The nation stops – and turns a blind eye.

The Melbourne Cup is the race that ‘convenes’ rather than ‘stops’ the nation.  It’s a classic example of a moment when the abstraction that is the nation – large, sprawling, messy and diverse – is made temporarily and symbolically concrete. This is an illusion. But perhaps a necessary one.
The mega media sport spectacle is highly serviceable to the fantasy of the united nation because it is popular culture played out in real time. Sport is implicated in the idea of a singular Australian identity because it is apparently open and meritocratic, and also has operated historically as a vehicle for the projection of ‘Australianness’.

The Melbourne Cup represents the pros and cons of contemporary sport and society. It is devoted to pleasure as an interruption of the daily work routine that consumes more and more of our time. It is carnivalesque – fleetingly turning the world upside down.

But it is characterised by the range of excess demanded by consumer capitalism – risky financial expenditure, alcohol consumption and repressive co-optation. All of this activity is conducted using the body of the horse that is celebrated one minute and whipped the next, highly prized for sporting and breeding performance in some cases and turned into abattoir fodder in others.

National sporting spectacles are here to stay. The ‘people’, the state and the commercial complex demand them, but they should not be excuses for rampant collective self-delusion.

– David Rowe, Professor of Cultural Research at Western Sydney University.

If you loved horses, you wouldn’t treat them as commodities

We’re often told those involved in the horse racing industry truly love horses and treat them with the utmost respect. I have no doubt they believe that to be true, but their actions don’t support these claims.

If those working with horses truly loved them, they would spend time and money re-homing and appropriately retiring racehorses at the end of their careers. Instead, the evidence suggests racehorses are only loved when they have the potential to make money. When they’re injured or no longer able to race, they’re often sent off to the knackery without a second’s thought.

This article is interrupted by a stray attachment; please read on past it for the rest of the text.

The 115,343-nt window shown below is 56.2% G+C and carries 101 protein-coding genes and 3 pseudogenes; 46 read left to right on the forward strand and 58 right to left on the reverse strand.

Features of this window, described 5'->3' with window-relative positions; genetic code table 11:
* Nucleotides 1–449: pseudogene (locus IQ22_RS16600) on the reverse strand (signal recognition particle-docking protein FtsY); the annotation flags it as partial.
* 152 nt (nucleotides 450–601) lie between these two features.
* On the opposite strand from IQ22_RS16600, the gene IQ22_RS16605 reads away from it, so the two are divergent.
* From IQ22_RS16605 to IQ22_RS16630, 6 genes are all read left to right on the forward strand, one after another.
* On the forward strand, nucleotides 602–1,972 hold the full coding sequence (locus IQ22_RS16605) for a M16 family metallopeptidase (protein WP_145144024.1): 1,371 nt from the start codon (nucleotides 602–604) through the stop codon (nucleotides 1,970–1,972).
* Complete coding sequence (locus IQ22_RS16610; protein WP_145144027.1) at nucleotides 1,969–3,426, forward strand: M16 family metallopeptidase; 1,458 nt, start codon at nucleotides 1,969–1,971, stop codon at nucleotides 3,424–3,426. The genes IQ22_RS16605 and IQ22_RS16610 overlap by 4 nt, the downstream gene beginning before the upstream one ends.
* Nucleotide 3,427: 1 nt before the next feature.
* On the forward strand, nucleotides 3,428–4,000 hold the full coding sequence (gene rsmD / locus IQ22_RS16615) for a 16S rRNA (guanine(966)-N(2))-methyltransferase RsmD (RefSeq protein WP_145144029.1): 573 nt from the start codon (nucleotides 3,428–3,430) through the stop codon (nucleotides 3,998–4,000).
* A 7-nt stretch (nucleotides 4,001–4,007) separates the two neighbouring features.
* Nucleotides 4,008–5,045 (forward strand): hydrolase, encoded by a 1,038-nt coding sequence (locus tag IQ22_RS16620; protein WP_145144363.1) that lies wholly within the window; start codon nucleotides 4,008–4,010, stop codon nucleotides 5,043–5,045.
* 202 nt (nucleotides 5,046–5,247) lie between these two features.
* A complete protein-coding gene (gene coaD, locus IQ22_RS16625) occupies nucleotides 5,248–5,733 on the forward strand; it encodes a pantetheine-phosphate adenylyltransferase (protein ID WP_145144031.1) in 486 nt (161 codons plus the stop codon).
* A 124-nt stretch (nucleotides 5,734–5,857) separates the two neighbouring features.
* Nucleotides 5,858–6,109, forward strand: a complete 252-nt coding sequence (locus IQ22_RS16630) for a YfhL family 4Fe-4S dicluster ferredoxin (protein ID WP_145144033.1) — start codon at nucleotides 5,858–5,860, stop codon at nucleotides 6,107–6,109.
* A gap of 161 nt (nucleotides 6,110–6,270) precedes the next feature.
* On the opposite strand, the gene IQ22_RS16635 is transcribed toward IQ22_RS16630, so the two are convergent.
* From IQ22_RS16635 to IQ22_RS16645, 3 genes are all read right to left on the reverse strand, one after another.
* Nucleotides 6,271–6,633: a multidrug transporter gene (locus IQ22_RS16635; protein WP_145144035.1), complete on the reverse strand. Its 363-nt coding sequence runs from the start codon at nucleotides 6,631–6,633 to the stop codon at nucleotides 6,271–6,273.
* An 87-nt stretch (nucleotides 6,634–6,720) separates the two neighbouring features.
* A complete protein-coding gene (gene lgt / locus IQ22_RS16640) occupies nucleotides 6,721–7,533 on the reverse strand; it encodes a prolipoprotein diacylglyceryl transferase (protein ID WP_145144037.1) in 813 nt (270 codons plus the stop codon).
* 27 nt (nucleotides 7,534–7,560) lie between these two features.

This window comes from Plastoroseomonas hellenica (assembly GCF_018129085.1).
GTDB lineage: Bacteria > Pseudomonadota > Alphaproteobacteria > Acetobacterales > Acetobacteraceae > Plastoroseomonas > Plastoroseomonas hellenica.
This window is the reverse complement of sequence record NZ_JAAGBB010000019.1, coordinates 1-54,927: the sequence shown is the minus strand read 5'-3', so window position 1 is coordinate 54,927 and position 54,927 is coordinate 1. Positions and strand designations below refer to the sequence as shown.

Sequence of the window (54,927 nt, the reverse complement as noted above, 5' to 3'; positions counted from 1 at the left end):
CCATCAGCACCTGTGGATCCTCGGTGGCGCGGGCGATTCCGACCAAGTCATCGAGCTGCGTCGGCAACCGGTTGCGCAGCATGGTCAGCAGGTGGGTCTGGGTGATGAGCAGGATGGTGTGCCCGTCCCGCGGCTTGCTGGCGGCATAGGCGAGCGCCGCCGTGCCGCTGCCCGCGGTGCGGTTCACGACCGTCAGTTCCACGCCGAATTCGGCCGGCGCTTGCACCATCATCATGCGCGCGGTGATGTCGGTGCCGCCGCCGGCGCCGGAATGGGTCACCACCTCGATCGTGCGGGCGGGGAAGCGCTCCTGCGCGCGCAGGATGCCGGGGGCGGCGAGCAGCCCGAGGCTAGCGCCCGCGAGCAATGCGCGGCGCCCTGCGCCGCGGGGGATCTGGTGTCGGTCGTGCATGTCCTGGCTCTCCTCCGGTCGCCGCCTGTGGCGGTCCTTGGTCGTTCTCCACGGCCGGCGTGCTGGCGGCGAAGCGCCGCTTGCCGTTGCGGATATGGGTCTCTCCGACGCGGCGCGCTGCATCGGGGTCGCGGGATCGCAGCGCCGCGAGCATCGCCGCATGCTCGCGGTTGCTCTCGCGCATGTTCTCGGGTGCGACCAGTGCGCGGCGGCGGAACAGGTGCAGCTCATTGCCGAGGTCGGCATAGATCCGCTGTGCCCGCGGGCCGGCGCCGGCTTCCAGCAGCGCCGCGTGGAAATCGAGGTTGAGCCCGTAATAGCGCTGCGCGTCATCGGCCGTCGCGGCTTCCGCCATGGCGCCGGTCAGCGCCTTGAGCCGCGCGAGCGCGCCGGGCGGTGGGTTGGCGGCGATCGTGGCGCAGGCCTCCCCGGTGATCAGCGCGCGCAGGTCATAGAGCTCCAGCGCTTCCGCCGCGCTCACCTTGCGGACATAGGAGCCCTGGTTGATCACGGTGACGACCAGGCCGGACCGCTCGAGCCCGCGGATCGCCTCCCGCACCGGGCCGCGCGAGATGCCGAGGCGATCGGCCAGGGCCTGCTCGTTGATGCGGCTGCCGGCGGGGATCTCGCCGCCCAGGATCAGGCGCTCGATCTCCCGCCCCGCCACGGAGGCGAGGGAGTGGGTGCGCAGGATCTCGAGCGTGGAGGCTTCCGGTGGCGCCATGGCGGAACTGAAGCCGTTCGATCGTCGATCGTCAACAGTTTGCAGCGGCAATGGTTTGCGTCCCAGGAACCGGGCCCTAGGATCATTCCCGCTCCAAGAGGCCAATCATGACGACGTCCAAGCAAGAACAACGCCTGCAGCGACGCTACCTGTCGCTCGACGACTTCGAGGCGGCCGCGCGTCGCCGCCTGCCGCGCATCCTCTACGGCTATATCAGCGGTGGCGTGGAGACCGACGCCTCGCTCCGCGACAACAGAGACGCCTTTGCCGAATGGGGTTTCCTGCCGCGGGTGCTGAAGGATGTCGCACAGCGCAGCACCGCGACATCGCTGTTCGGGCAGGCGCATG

The racing industry pushes horses beyond their natural limits. This results in short careers and extensive injuries, such as those suffered by Admiral Rakti last year. Since Admiral Rakti’s death, 127 horses have died on Australian race tracks.

The ultimate image for this exploitative approach to racing is the whip, which desperately needs to be banned. In doing so, we would see horses performing at the peak of their natural ability rather than desperately running due to fear and pain.

– Elio Celotto, Campaign Director at the Coalition for the Protection of Racehorses.

The risks of horse racing are imposed on unwilling participants

Horse racing differs ethically from other sports. In other sports, it is the participant who freely decides to accept the risks. In horse racing, the risks are relatively low for the riders and extremely high for the animals.
It is not unethical to accept the risks of a given sport. Nor, in my view, is it always unethical to take the life of animals. The question is whether the costs of horse racing are reasonable, or whether they are unacceptably high.